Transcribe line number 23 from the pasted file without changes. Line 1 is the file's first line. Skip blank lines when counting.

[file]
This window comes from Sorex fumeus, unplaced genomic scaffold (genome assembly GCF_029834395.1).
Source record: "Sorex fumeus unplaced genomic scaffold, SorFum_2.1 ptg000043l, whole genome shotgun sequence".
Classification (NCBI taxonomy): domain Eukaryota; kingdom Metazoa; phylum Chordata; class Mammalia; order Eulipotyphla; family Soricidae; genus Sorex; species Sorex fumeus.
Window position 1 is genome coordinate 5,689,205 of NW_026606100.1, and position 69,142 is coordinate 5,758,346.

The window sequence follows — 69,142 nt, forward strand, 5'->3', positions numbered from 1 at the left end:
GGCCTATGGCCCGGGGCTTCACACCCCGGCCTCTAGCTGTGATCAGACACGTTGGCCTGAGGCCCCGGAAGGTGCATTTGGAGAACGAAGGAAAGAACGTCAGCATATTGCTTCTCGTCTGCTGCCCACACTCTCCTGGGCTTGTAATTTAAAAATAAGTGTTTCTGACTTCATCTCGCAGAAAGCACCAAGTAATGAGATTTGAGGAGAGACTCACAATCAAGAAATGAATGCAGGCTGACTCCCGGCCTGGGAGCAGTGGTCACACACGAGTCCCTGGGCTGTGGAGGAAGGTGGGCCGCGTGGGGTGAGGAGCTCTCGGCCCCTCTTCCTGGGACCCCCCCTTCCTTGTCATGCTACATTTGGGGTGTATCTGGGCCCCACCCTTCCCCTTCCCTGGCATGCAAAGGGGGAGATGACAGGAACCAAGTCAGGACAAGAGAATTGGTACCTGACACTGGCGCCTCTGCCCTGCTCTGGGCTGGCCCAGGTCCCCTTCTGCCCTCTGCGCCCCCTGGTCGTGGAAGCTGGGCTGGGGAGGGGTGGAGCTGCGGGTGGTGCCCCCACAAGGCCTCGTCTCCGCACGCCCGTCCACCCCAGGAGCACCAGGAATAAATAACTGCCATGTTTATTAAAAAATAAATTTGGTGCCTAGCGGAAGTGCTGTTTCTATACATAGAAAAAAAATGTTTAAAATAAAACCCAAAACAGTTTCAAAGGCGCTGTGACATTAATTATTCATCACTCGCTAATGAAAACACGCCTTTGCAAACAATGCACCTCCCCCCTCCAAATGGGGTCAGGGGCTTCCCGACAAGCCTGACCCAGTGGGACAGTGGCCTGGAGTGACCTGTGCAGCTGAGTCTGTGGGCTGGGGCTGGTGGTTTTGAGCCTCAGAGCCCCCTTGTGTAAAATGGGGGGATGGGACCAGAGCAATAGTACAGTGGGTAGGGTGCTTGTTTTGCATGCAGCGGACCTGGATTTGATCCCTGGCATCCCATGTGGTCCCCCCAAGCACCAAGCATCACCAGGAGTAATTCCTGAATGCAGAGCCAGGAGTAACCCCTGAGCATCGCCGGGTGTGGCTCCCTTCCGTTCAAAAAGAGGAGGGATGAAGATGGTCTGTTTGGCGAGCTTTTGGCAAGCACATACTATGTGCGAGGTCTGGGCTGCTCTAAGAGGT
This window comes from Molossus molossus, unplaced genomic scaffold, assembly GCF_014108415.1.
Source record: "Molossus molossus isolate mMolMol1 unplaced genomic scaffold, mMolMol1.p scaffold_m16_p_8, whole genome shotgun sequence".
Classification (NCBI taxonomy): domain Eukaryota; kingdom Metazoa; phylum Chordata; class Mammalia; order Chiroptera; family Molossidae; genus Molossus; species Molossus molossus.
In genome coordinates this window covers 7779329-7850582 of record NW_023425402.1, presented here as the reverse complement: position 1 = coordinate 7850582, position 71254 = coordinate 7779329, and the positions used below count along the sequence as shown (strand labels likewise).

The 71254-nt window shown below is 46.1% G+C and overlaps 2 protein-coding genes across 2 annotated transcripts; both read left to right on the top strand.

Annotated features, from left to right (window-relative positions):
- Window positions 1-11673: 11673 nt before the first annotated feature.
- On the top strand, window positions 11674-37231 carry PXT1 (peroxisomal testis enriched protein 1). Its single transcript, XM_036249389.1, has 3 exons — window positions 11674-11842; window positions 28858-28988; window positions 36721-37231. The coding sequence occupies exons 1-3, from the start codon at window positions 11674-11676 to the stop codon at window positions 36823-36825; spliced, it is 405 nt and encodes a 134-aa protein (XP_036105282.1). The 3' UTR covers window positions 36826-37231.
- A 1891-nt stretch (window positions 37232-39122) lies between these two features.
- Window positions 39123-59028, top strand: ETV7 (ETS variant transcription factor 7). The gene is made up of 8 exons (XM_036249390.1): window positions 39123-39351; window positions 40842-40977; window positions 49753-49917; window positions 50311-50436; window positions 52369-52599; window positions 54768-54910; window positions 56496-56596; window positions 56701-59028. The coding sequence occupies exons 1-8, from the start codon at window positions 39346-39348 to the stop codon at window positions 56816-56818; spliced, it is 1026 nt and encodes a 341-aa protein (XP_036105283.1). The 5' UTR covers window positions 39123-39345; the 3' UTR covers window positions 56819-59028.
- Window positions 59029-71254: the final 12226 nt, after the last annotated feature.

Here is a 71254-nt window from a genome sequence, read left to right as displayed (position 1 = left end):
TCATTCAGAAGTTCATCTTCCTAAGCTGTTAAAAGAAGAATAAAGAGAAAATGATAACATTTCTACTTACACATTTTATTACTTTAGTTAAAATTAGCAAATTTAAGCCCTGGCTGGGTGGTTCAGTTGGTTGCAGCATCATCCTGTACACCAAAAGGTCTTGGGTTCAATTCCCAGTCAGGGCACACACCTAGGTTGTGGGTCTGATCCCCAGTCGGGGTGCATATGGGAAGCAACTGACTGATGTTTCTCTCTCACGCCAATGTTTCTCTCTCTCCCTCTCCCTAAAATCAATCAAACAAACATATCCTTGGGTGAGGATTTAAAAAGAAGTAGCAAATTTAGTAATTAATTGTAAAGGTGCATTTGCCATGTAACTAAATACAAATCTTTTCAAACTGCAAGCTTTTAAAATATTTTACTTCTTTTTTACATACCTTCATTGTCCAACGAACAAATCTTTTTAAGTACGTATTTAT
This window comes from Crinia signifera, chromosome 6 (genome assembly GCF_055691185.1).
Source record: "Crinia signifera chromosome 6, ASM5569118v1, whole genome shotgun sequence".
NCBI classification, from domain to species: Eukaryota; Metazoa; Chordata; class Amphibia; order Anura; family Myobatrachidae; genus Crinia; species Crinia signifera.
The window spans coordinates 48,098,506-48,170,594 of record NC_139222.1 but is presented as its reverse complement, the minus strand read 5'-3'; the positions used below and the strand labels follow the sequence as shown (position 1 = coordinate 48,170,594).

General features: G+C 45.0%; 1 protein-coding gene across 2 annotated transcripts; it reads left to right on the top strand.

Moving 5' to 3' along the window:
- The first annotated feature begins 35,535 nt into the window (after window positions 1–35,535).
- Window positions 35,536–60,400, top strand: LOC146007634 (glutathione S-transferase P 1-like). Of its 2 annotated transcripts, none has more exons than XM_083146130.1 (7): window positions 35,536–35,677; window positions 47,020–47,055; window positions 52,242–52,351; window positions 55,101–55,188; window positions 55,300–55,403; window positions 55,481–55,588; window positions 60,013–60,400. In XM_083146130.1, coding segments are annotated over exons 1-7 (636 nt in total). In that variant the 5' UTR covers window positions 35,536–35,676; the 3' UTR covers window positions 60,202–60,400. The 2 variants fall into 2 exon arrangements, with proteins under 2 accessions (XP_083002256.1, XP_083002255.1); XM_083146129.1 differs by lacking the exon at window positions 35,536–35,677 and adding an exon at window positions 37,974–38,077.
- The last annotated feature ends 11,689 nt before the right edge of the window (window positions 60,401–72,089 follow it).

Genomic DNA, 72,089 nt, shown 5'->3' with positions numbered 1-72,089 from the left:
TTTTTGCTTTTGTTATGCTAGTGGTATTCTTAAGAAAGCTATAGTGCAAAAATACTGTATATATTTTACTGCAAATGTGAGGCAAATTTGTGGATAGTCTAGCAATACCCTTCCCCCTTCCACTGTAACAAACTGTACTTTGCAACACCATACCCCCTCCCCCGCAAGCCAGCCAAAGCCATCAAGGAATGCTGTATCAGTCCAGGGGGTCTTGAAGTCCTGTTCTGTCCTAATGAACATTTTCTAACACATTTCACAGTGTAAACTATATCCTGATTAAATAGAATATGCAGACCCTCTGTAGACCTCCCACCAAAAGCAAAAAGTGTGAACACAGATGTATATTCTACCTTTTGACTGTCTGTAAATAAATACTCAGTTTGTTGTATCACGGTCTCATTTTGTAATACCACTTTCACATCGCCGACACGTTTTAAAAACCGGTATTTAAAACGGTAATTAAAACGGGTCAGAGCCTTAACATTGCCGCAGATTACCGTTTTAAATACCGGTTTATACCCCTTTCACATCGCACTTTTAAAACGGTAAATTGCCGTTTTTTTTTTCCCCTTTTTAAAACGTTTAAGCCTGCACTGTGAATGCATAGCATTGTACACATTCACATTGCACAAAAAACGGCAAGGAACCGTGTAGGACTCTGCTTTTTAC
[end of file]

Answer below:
The window spans coordinates 48,098,506-48,170,594 of record NC_139222.1 but is presented as its reverse complement, the minus strand read 5'-3'; the positions used below and the strand labels follow the sequence as shown (position 1 = coordinate 48,170,594).